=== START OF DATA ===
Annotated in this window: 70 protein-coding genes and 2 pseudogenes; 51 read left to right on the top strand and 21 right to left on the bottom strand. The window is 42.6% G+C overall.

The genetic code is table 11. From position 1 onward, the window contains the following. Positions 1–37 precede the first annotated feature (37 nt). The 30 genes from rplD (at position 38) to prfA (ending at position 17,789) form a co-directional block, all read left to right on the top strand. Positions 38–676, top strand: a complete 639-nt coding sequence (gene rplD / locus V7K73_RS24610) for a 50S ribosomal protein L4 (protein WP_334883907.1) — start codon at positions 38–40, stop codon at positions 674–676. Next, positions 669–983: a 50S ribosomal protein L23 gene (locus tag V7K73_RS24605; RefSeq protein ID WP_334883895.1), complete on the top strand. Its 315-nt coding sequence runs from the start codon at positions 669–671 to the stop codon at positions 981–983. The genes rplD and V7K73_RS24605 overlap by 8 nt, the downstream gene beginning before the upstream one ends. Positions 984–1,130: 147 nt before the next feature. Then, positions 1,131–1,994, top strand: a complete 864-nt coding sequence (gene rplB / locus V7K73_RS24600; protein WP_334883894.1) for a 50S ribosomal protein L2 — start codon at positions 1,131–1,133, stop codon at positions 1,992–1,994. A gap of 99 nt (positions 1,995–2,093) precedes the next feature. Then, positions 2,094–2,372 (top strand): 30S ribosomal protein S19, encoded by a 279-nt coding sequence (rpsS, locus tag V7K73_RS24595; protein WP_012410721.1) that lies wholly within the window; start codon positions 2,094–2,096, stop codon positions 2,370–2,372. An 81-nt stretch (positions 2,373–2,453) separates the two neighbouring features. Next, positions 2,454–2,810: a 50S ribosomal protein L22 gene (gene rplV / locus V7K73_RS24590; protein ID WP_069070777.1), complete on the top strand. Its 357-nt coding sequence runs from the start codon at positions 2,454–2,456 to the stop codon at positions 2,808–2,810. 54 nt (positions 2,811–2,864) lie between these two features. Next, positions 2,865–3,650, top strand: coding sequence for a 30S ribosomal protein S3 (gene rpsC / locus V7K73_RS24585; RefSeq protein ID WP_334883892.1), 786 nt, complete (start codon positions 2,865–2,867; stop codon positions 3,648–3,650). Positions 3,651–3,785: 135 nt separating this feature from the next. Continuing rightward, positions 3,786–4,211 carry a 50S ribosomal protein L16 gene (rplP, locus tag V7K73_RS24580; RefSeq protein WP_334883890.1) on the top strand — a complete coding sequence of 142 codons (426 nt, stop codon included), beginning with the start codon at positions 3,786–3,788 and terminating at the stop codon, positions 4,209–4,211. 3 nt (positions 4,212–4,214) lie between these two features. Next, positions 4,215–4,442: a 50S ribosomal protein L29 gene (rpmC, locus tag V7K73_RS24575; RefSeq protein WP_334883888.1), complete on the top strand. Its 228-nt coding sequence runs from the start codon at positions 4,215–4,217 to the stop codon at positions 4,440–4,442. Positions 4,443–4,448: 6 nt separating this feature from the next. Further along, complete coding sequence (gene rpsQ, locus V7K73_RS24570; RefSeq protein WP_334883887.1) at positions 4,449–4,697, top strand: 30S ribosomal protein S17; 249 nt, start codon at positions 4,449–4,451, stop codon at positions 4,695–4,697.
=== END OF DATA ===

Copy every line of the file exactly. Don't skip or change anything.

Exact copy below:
Annotated in this window: 70 protein-coding genes and 2 pseudogenes; 51 read left to right on the top strand and 21 right to left on the bottom strand. The window is 42.6% G+C overall.

The genetic code is table 11. From position 1 onward, the window contains the following. Positions 1–37 precede the first annotated feature (37 nt). The 30 genes from rplD (at position 38) to prfA (ending at position 17,789) form a co-directional block, all read left to right on the top strand. Positions 38–676, top strand: a complete 639-nt coding sequence (gene rplD / locus V7K73_RS24610) for a 50S ribosomal protein L4 (protein WP_334883907.1) — start codon at positions 38–40, stop codon at positions 674–676. Next, positions 669–983: a 50S ribosomal protein L23 gene (locus tag V7K73_RS24605; RefSeq protein ID WP_334883895.1), complete on the top strand. Its 315-nt coding sequence runs from the start codon at positions 669–671 to the stop codon at positions 981–983. The genes rplD and V7K73_RS24605 overlap by 8 nt, the downstream gene beginning before the upstream one ends. Positions 984–1,130: 147 nt before the next feature. Then, positions 1,131–1,994, top strand: a complete 864-nt coding sequence (gene rplB / locus V7K73_RS24600; protein WP_334883894.1) for a 50S ribosomal protein L2 — start codon at positions 1,131–1,133, stop codon at positions 1,992–1,994. A gap of 99 nt (positions 1,995–2,093) precedes the next feature. Then, positions 2,094–2,372 (top strand): 30S ribosomal protein S19, encoded by a 279-nt coding sequence (rpsS, locus tag V7K73_RS24595; protein WP_012410721.1) that lies wholly within the window; start codon positions 2,094–2,096, stop codon positions 2,370–2,372. An 81-nt stretch (positions 2,373–2,453) separates the two neighbouring features. Next, positions 2,454–2,810: a 50S ribosomal protein L22 gene (gene rplV / locus V7K73_RS24590; protein ID WP_069070777.1), complete on the top strand. Its 357-nt coding sequence runs from the start codon at positions 2,454–2,456 to the stop codon at positions 2,808–2,810. 54 nt (positions 2,811–2,864) lie between these two features. Next, positions 2,865–3,650, top strand: coding sequence for a 30S ribosomal protein S3 (gene rpsC / locus V7K73_RS24585; RefSeq protein ID WP_334883892.1), 786 nt, complete (start codon positions 2,865–2,867; stop codon positions 3,648–3,650). Positions 3,651–3,785: 135 nt separating this feature from the next. Continuing rightward, positions 3,786–4,211 carry a 50S ribosomal protein L16 gene (rplP, locus tag V7K73_RS24580; RefSeq protein WP_334883890.1) on the top strand — a complete coding sequence of 142 codons (426 nt, stop codon included), beginning with the start codon at positions 3,786–3,788 and terminating at the stop codon, positions 4,209–4,211. 3 nt (positions 4,212–4,214) lie between these two features. Next, positions 4,215–4,442: a 50S ribosomal protein L29 gene (rpmC, locus tag V7K73_RS24575; RefSeq protein WP_334883888.1), complete on the top strand. Its 228-nt coding sequence runs from the start codon at positions 4,215–4,217 to the stop codon at positions 4,440–4,442. Positions 4,443–4,448: 6 nt separating this feature from the next. Further along, complete coding sequence (gene rpsQ, locus V7K73_RS24570; RefSeq protein WP_334883887.1) at positions 4,449–4,697, top strand: 30S ribosomal protein S17; 249 nt, start codon at positions 4,449–4,451, stop codon at positions 4,695–4,697.